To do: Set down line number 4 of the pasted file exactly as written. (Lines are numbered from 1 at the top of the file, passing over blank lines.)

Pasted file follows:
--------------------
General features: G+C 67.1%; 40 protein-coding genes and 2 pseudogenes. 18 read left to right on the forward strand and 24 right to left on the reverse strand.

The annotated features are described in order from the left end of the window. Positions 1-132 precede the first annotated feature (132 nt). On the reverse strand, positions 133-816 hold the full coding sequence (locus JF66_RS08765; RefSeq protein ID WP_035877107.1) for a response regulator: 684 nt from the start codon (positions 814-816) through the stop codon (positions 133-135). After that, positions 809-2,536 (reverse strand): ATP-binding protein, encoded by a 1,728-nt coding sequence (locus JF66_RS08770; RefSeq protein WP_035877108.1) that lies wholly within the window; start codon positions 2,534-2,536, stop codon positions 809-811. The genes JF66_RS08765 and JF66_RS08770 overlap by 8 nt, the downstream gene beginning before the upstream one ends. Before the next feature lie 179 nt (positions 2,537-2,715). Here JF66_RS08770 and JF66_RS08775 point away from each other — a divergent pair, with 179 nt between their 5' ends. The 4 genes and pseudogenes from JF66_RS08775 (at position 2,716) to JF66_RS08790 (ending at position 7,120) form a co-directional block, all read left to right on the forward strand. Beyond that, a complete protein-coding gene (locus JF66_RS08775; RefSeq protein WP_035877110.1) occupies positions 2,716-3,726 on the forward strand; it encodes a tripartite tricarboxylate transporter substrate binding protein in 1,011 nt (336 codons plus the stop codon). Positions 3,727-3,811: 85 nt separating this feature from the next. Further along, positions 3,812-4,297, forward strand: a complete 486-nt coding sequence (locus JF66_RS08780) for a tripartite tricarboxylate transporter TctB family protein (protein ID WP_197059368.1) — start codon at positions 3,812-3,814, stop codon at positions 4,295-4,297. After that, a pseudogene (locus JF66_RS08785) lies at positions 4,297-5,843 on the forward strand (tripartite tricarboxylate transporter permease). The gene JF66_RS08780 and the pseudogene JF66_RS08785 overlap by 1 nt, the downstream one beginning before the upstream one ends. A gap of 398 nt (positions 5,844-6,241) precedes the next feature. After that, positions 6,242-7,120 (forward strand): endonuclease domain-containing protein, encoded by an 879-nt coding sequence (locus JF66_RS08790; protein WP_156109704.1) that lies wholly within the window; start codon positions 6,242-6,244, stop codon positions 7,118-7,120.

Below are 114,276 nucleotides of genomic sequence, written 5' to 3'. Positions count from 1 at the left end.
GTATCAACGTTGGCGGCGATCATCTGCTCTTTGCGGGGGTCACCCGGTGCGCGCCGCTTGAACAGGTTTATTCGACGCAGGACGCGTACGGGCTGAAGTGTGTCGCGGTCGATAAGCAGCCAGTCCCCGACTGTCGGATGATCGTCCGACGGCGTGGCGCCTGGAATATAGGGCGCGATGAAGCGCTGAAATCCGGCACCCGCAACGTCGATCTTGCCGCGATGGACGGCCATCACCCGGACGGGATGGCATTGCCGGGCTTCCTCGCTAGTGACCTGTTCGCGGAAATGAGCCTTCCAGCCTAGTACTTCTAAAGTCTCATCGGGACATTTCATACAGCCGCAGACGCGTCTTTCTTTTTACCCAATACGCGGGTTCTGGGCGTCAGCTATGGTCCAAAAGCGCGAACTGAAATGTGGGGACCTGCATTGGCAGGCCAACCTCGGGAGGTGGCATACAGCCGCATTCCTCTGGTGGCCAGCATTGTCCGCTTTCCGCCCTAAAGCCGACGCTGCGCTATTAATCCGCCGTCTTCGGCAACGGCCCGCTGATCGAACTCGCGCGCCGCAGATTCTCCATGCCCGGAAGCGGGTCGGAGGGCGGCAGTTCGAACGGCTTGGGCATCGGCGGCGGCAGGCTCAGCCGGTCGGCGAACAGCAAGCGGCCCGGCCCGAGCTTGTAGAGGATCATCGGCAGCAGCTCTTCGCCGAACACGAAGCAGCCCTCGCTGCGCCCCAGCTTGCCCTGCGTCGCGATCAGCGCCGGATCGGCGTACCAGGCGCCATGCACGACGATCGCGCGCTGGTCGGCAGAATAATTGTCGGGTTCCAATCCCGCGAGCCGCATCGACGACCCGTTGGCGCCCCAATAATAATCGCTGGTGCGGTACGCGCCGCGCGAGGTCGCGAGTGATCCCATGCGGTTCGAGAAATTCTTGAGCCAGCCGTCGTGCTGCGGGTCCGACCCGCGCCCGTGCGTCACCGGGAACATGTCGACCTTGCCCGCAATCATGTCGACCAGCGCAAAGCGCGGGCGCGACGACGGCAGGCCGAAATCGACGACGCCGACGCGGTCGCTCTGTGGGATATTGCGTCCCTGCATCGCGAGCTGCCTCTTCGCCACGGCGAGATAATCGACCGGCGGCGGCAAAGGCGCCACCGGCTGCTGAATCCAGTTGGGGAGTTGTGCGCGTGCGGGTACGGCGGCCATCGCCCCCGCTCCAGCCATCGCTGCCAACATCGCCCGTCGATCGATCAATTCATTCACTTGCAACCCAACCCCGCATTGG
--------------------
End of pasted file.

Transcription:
GTATCAACGTTGGCGGCGATCATCTGCTCTTTGCGGGGGTCACCCGGTGCGCGCCGCTTGAACAGGTTTATTCGACGCAGGACGCGTACGGGCTGAAGTGTGTCGCGGTCGATAAGCAGCCAGTCCCCGACTGTCGGATGATCGTCCGACGGCGTGGCGCCTGGAATATAGGGCGCGATGAAGCGCTGAAATCCGGCACCCGCAACGTCGATCTTGCCGCGATGGACGGCCATCACCCGGACGGGATGGCATTGCCGGGCTTCCTCGCTAGTGACCTGTTCGCGGAAATGAGCCTTCCAGCCTAGTACTTCTAAAGTCTCATCGGGACATTTCATACAGCCGCAGACGCGTCTTTCTTTTTACCCAATACGCGGGTTCTGGGCGTCAGCTATGGTCCAAAAGCGCGAACTGAAATGTGGGGACCTGCATTGGCAGGCCAACCTCGGGAGGTGGCATACAGCCGCATTCCTCTGGTGGCCAGCATTGTCCGCTTTCCGCCCTAAAGCCGACGCTGCGCTATTAATCCGCCGTCTTCGGCAACGGCCCGCTGATCGAACTCGCGCGCCGCAGATTCTCCATGCCCGGAAGCGGGTCGGAGGGCGGCAGTTCGAACGGCTTGGGCATCGGCGGCGGCAGGCTCAGCCGGTCGGCGAACAGCAAGCGGCCCGGCCCGAGCTTGTAGAGGATCATCGGCAGCAGCTCTTCGCCGAACACGAAGCAGCCCTCGCTGCGCCCCAGCTTGCCCTGCGTCGCGATCAGCGCCGGATCGGCGTACCAGGCGCCATGCACGACGATCGCGCGCTGGTCGGCAGAATAATTGTCGGGTTCCAATCCCGCGAGCCGCATCGACGACCCGTTGGCGCCCCAATAATAATCGCTGGTGCGGTACGCGCCGCGCGAGGTCGCGAGTGATCCCATGCGGTTCGAGAAATTCTTGAGCCAGCCGTCGTGCTGCGGGTCCGACCCGCGCCCGTGCGTCACCGGGAACATGTCGACCTTGCCCGCAATCATGTCGACCAGCGCAAAGCGCGGGCGCGACGACGGCAGGCCGAAATCGACGACGCCGACGCGGTCGCTCTGTGGGATATTGCGTCCCTGCATCGCGAGCTGCCTCTTCGCCACGGCGAGATAATCGACCGGCGGCGGCAAAGGCGCCACCGGCTGCTGAATCCAGTTGGGGAGTTGTGCGCGTGCGGGTACGGCGGCCATCGCCCCCGCTCCAGCCATCGCTGCCAACATCGCCCGTCGATCGATCAATTCATTCACTTGCAACCCAACCCCGCATTGG